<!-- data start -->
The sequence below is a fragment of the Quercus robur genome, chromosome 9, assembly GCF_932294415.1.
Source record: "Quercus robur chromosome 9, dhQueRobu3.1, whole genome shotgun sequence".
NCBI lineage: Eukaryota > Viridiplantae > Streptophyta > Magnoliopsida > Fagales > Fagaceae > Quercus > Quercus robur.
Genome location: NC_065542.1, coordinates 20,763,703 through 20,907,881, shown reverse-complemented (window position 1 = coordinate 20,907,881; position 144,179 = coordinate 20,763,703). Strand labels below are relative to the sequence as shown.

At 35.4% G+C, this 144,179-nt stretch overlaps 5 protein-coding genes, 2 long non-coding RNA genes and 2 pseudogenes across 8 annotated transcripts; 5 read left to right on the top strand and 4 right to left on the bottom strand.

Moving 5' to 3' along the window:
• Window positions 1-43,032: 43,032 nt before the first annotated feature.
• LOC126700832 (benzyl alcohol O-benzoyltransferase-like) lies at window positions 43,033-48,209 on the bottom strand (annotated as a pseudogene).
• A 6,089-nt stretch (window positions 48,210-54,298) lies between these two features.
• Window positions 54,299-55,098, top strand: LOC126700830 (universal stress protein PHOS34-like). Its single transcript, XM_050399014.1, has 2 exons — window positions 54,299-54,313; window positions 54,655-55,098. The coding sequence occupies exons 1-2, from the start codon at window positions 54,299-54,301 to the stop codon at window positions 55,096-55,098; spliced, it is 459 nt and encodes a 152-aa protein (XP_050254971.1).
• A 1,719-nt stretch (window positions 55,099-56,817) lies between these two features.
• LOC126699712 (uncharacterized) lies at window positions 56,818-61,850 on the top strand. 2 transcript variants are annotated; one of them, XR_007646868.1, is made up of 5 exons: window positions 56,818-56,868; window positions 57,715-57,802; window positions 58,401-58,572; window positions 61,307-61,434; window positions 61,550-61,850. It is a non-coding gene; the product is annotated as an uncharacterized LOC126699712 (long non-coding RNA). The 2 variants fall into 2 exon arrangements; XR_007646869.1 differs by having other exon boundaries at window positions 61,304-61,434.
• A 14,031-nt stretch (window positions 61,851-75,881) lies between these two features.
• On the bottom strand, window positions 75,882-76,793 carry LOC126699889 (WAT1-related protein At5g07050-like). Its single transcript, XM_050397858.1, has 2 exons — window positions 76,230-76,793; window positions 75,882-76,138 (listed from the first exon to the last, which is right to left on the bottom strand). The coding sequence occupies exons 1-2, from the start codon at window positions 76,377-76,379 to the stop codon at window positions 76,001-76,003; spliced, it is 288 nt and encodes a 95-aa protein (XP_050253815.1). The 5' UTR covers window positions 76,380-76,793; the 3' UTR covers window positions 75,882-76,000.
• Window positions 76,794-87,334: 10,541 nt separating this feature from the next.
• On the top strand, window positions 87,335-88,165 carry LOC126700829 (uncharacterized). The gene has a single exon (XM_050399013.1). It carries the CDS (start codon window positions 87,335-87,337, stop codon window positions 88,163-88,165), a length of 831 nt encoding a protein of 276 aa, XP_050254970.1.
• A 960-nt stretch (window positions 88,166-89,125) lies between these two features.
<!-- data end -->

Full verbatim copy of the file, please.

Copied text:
The sequence below is a fragment of the Quercus robur genome, chromosome 9, assembly GCF_932294415.1.
Source record: "Quercus robur chromosome 9, dhQueRobu3.1, whole genome shotgun sequence".
NCBI lineage: Eukaryota > Viridiplantae > Streptophyta > Magnoliopsida > Fagales > Fagaceae > Quercus > Quercus robur.
Genome location: NC_065542.1, coordinates 20,763,703 through 20,907,881, shown reverse-complemented (window position 1 = coordinate 20,907,881; position 144,179 = coordinate 20,763,703). Strand labels below are relative to the sequence as shown.

At 35.4% G+C, this 144,179-nt stretch overlaps 5 protein-coding genes, 2 long non-coding RNA genes and 2 pseudogenes across 8 annotated transcripts; 5 read left to right on the top strand and 4 right to left on the bottom strand.

Moving 5' to 3' along the window:
• Window positions 1-43,032: 43,032 nt before the first annotated feature.
• LOC126700832 (benzyl alcohol O-benzoyltransferase-like) lies at window positions 43,033-48,209 on the bottom strand (annotated as a pseudogene).
• A 6,089-nt stretch (window positions 48,210-54,298) lies between these two features.
• Window positions 54,299-55,098, top strand: LOC126700830 (universal stress protein PHOS34-like). Its single transcript, XM_050399014.1, has 2 exons — window positions 54,299-54,313; window positions 54,655-55,098. The coding sequence occupies exons 1-2, from the start codon at window positions 54,299-54,301 to the stop codon at window positions 55,096-55,098; spliced, it is 459 nt and encodes a 152-aa protein (XP_050254971.1).
• A 1,719-nt stretch (window positions 55,099-56,817) lies between these two features.
• LOC126699712 (uncharacterized) lies at window positions 56,818-61,850 on the top strand. 2 transcript variants are annotated; one of them, XR_007646868.1, is made up of 5 exons: window positions 56,818-56,868; window positions 57,715-57,802; window positions 58,401-58,572; window positions 61,307-61,434; window positions 61,550-61,850. It is a non-coding gene; the product is annotated as an uncharacterized LOC126699712 (long non-coding RNA). The 2 variants fall into 2 exon arrangements; XR_007646869.1 differs by having other exon boundaries at window positions 61,304-61,434.
• A 14,031-nt stretch (window positions 61,851-75,881) lies between these two features.
• On the bottom strand, window positions 75,882-76,793 carry LOC126699889 (WAT1-related protein At5g07050-like). Its single transcript, XM_050397858.1, has 2 exons — window positions 76,230-76,793; window positions 75,882-76,138 (listed from the first exon to the last, which is right to left on the bottom strand). The coding sequence occupies exons 1-2, from the start codon at window positions 76,377-76,379 to the stop codon at window positions 76,001-76,003; spliced, it is 288 nt and encodes a 95-aa protein (XP_050253815.1). The 5' UTR covers window positions 76,380-76,793; the 3' UTR covers window positions 75,882-76,000.
• Window positions 76,794-87,334: 10,541 nt separating this feature from the next.
• On the top strand, window positions 87,335-88,165 carry LOC126700829 (uncharacterized). The gene has a single exon (XM_050399013.1). It carries the CDS (start codon window positions 87,335-87,337, stop codon window positions 88,163-88,165), a length of 831 nt encoding a protein of 276 aa, XP_050254970.1.
• A 960-nt stretch (window positions 88,166-89,125) lies between these two features.